Polysomnography is usually done overnight in a sleep laboratory. Electrodes are pasted to the scalp and face to record the brain's electrical activity (electroencephalography, or EEG—see Symptoms and Diagnosis of Brain, Spinal Cord, and Nerve Disorders: Electroencephalography) as well as eye movements. These recordings help provide doctors with information about sleep stages. Electrodes are also attached to other areas of the body to record heart rate (electrocardiography, or ECG), muscle activity (electromyography), and breathing. A painless clip is attached to a finger or an ear to record oxygen levels in the blood. Polysomnography can detect breathing disorders (such as obstructive sleep apnea), seizure disorders, narcolepsy, periodic limb movement disorder, and unusual movements and behaviors during sleep (parasomnias).
A multiple sleep latency test is done to distinguish between physical fatigue and EDS and to check for narcolepsy. People spend the day in a sleep laboratory, taking four or five naps at 2-hour intervals. Polysomnography is used as part of this test to assess how quickly people fall asleep. It detects when people fall asleep and is used to monitor the stages of sleep during the naps.
The maintenance of wakefulness test is used to determine how well people can remain awake while sitting in a quiet room.
Tests to evaluate the heart, lungs, and liver may be done in people with EDS if symptoms or results from the physical examination suggest that another disorder is the cause.
Treatment of insomnia depends on its cause and severity. If insomnia results from another disorder, that disorder is treated. Such treatment may improve sleep.
If insomnia is mild, general measures may be all that is needed. They include
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If stress is the cause, reducing stress, if possible, typically eliminates the symptoms. If symptoms persist, talk therapy (cognitive-behavioral therapy), done by trained specialists, may be the most effective and safest treatment. It helps people understand the problem, unlearn bad sleeping habits, and eliminate unhelpful thoughts, such as worry about losing sleep or the next day's activities. This therapy also includes relaxation training. But if daytime sleepiness and fatigue develop, especially if they interfere with daytime functioning, treatment with sleep aids is warranted for a short time. A combination of cognitive-behavioral therapy and sleep aids is often best.
If people have insomnia and depression, the depression should be treated, often relieving the insomnia. Some antidepressant drugs also have sedative effects that help with sleep when the drugs are given before bed. However, these drugs may also cause daytime sleepiness, particularly in older people.
Prescription sleep aids:
When a sleep disorder interferes with normal activities and a sense of well-being, taking prescription sleep aids (also called hypnotics or sleeping pills) occasionally for up to a few weeks may help.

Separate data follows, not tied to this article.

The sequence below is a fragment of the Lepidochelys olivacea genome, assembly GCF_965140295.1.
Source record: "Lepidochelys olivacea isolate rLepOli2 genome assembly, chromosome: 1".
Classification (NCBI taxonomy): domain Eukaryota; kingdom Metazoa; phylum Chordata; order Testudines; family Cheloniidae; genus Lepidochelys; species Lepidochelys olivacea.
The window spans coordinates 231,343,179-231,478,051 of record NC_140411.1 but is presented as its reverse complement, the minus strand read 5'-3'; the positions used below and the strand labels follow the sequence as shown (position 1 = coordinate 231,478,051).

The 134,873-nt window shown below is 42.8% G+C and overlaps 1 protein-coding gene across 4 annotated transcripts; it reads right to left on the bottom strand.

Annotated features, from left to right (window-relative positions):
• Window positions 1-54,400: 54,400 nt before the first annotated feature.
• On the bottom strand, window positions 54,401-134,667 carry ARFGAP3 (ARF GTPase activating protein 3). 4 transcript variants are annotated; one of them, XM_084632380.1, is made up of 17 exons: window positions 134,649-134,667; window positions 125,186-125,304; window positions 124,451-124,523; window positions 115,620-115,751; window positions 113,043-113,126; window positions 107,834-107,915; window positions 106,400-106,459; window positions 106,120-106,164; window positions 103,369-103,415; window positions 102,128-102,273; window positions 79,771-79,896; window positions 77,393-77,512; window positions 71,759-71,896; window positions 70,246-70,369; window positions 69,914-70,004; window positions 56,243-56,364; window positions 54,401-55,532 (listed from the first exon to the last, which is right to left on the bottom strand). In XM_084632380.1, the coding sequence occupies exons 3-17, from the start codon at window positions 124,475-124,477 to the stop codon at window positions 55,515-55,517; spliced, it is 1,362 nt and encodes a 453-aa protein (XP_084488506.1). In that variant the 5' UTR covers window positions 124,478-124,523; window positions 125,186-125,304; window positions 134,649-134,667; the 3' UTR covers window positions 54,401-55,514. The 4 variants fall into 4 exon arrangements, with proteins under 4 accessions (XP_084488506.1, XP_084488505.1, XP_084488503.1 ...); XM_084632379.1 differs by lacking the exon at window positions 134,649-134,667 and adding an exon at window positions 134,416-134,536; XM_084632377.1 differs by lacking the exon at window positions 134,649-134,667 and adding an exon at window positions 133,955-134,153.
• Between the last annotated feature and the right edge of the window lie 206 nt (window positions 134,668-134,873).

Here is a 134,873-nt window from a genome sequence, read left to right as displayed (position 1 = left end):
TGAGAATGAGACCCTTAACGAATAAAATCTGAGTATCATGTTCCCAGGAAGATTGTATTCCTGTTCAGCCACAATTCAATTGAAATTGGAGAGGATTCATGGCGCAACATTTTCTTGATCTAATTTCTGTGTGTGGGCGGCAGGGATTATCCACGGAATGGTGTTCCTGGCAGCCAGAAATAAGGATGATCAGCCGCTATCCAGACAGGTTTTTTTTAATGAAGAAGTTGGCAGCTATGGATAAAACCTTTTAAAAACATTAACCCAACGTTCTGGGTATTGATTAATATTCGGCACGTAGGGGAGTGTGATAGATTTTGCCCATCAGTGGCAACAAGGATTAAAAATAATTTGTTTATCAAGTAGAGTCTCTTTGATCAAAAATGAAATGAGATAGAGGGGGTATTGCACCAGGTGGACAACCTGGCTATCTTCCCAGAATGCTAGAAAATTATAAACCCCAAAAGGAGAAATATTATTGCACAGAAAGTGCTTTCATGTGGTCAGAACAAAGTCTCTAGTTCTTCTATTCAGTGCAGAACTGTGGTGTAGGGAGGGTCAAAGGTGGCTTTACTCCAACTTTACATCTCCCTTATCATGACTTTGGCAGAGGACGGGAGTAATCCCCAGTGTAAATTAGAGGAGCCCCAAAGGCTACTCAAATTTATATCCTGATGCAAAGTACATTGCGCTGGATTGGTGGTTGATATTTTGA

Nonprescription sleep aids:
Some sleep aids are available without a prescription (over-the-counter, or OTC), but an OTC sleep aid may be no safer than a prescription sleep aid, especially for older people. OTC sleep aids contain diphenhydramine or doxylamine, both antihistamines, which may have side effects, such as daytime drowsiness or sometimes nervousness, agitation, falls, and confusion, especially in older people (see Over-the-Counter Drugs: Older People).
OTC sleep aids should not be taken for more than 7 to 10 days. They are intended to manage an occasional sleepless night, not chronic insomnia, which could signal a serious underlying problem. If these drugs are used a long time or stopped abruptly, they may cause problems.
Melatonin (see Medicinal Herbs and Nutraceuticals: Melatonin) is sometimes used to treat insomnia, especially in older people, who may have a low level of melatonin. It may be effective when sleep problems are caused by consistently going to sleep and waking up late (for example, going to sleep at 3 am and waking up at 10 am or later) —called delayed sleep phase syndrome. To be effective, melatonin must be taken when the body normally produces melatonin (the early evening for most people). Otherwise, melatonin can worsen sleep problems. Use of melatonin is controversial. It appears to be safe for short-term use (up to a few weeks), but the effects of using it for a long time are unknown. Also, melatonin products are unregulated, and thus purity and content cannot be confirmed.
Many other medicinal herbs and dietary supplements, such as skullcap and valerian, are available in health food stores, but their effects on sleep and side effects are not well understood.
Essentials for Older People
Because sleep patterns deteriorate as people age, older people are more likely to report insomnia than younger people. As people age, they tend to sleep less and to awaken more often during the night and to feel sleepier and to nap during the day. The periods of the deep sleep that is most refreshing become shorter and eventually disappear. Usually, these changes alone do not indicate a sleep disorder in older people.
Older people who have interrupted sleep can benefit from regular bedtimes, lots of exposure to light during the day, regular exercise, and less napping during the day (because napping may make getting a good night's sleep even harder).
Many older people with insomnia do not need to take sleep aids. But if they do, they should keep in mind that these drugs can cause problems Thus, caution is required.
Last full review/revision January 2013 by Karl Doghramji, MD